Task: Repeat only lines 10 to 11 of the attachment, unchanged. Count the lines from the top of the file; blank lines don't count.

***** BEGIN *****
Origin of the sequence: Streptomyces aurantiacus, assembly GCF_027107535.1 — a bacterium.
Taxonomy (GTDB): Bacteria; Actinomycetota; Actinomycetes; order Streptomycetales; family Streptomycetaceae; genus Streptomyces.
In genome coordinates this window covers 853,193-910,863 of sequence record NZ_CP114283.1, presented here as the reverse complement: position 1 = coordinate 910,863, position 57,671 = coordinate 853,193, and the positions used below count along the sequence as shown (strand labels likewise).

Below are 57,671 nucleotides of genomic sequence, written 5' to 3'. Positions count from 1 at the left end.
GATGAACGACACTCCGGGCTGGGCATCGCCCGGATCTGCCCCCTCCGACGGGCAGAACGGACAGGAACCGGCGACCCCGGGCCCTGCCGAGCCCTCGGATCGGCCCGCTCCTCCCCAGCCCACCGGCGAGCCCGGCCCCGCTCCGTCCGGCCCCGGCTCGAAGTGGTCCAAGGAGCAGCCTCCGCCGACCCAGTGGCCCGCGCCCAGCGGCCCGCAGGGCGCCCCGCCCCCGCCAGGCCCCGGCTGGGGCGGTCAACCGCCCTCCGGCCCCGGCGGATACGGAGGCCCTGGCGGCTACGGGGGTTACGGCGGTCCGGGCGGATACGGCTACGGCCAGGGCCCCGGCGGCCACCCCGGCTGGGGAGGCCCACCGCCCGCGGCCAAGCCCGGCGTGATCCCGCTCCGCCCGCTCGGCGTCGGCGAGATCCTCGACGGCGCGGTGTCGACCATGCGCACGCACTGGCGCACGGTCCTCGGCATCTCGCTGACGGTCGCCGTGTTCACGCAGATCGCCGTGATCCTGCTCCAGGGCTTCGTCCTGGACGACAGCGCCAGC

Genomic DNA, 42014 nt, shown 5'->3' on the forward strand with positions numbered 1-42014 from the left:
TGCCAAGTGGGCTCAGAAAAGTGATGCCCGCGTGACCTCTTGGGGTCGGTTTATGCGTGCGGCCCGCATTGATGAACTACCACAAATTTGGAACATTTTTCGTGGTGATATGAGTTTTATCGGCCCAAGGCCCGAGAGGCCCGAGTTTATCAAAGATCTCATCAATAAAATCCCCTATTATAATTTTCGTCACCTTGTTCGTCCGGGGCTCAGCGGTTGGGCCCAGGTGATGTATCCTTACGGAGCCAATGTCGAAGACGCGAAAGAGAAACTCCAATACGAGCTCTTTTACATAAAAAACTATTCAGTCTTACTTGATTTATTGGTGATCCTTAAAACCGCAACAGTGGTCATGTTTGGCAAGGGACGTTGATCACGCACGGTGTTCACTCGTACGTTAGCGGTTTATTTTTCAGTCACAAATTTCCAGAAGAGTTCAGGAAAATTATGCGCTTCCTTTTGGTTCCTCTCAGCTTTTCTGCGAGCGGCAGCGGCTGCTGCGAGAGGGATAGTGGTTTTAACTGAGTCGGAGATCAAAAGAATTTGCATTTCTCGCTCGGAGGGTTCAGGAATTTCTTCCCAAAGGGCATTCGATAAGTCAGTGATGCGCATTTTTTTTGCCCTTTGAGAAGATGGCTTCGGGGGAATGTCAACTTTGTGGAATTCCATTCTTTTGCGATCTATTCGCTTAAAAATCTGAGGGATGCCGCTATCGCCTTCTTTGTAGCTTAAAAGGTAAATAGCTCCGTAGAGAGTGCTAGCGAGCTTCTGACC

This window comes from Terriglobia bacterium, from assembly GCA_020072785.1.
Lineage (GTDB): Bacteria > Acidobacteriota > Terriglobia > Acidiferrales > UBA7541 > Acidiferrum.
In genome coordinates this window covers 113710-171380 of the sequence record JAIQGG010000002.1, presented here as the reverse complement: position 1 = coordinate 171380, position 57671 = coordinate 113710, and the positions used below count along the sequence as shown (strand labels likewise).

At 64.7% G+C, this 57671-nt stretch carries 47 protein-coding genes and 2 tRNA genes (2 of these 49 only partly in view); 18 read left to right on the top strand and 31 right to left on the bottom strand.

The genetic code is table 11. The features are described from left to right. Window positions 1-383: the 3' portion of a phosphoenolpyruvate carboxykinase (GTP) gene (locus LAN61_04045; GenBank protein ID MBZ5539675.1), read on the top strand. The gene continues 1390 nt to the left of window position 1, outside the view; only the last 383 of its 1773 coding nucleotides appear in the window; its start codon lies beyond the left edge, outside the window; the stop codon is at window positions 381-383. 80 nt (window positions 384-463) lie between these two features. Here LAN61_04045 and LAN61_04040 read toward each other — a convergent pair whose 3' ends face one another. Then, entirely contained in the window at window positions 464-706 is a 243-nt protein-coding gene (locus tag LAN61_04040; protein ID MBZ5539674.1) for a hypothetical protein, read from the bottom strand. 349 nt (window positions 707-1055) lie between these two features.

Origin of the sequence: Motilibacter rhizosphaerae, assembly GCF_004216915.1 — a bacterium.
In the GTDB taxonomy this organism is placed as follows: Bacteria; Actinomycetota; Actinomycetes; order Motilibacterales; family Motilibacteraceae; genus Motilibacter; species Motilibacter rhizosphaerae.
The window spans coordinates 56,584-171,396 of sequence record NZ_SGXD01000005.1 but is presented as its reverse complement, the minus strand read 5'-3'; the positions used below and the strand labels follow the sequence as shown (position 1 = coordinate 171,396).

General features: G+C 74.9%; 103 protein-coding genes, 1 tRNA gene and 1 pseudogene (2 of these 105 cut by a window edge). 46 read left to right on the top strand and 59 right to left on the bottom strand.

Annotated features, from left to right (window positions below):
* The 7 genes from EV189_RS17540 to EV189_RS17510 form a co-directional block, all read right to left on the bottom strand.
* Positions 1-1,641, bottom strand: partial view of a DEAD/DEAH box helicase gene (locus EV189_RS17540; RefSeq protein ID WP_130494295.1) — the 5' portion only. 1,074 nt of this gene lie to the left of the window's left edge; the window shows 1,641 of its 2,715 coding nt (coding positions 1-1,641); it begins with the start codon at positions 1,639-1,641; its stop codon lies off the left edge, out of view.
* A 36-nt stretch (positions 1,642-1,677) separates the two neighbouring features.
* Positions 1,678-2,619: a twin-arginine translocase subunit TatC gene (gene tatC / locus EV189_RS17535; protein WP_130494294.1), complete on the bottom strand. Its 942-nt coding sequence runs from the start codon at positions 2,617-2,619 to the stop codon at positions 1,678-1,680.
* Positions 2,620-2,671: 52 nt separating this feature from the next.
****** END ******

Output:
In genome coordinates this window covers 113710-171380 of the sequence record JAIQGG010000002.1, presented here as the reverse complement: position 1 = coordinate 171380, position 57671 = coordinate 113710, and the positions used below count along the sequence as shown (strand labels likewise).

At 64.7% G+C, this 57671-nt stretch carries 47 protein-coding genes and 2 tRNA genes (2 of these 49 only partly in view); 18 read left to right on the top strand and 31 right to left on the bottom strand.